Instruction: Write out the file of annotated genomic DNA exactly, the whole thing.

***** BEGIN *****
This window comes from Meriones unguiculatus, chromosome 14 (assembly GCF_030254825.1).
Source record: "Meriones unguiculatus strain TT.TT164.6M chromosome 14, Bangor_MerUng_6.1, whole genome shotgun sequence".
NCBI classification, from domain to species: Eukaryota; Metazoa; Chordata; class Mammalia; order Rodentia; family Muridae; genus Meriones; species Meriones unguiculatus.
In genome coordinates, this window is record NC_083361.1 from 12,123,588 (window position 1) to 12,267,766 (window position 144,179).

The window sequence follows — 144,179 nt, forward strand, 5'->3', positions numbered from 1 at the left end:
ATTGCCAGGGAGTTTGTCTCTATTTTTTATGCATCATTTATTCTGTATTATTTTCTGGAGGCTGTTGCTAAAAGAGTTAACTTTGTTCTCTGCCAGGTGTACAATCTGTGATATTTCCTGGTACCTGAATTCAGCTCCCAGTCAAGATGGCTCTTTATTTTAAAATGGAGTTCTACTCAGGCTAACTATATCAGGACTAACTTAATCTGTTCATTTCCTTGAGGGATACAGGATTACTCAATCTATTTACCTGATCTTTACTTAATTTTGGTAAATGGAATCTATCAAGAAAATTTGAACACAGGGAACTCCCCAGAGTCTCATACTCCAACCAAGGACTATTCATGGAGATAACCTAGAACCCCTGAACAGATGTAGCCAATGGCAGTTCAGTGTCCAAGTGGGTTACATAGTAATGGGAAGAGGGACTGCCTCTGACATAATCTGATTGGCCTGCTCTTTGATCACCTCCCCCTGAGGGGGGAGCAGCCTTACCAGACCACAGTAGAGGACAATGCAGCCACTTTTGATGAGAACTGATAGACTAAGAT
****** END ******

This window comes from Meriones unguiculatus, chromosome 14 (assembly GCF_030254825.1).
Source record: "Meriones unguiculatus strain TT.TT164.6M chromosome 14, Bangor_MerUng_6.1, whole genome shotgun sequence".
NCBI classification, from domain to species: Eukaryota; Metazoa; Chordata; class Mammalia; order Rodentia; family Muridae; genus Meriones; species Meriones unguiculatus.
In genome coordinates, this window is record NC_083361.1 from 12,123,588 (window position 1) to 12,267,766 (window position 144,179).

The window sequence follows — 144,179 nt, forward strand, 5'->3', positions numbered from 1 at the left end:
ATTGCCAGGGAGTTTGTCTCTATTTTTTATGCATCATTTATTCTGTATTATTTTCTGGAGGCTGTTGCTAAAAGAGTTAACTTTGTTCTCTGCCAGGTGTACAATCTGTGATATTTCCTGGTACCTGAATTCAGCTCCCAGTCAAGATGGCTCTTTATTTTAAAATGGAGTTCTACTCAGGCTAACTATATCAGGACTAACTTAATCTGTTCATTTCCTTGAGGGATACAGGATTACTCAATCTATTTACCTGATCTTTACTTAATTTTGGTAAATGGAATCTATCAAGAAAATTTGAACACAGGGAACTCCCCAGAGTCTCATACTCCAACCAAGGACTATTCATGGAGATAACCTAGAACCCCTGAACAGATGTAGCCAATGGCAGTTCAGTGTCCAAGTGGGTTACATAGTAATGGGAAGAGGGACTGCCTCTGACATAATCTGATTGGCCTGCTCTTTGATCACCTCCCCCTGAGGGGGGAGCAGCCTTACCAGACCACAGTAGAGGACAATGCAGCCACTTTTGATGAGAACTGATAGACTAAGAT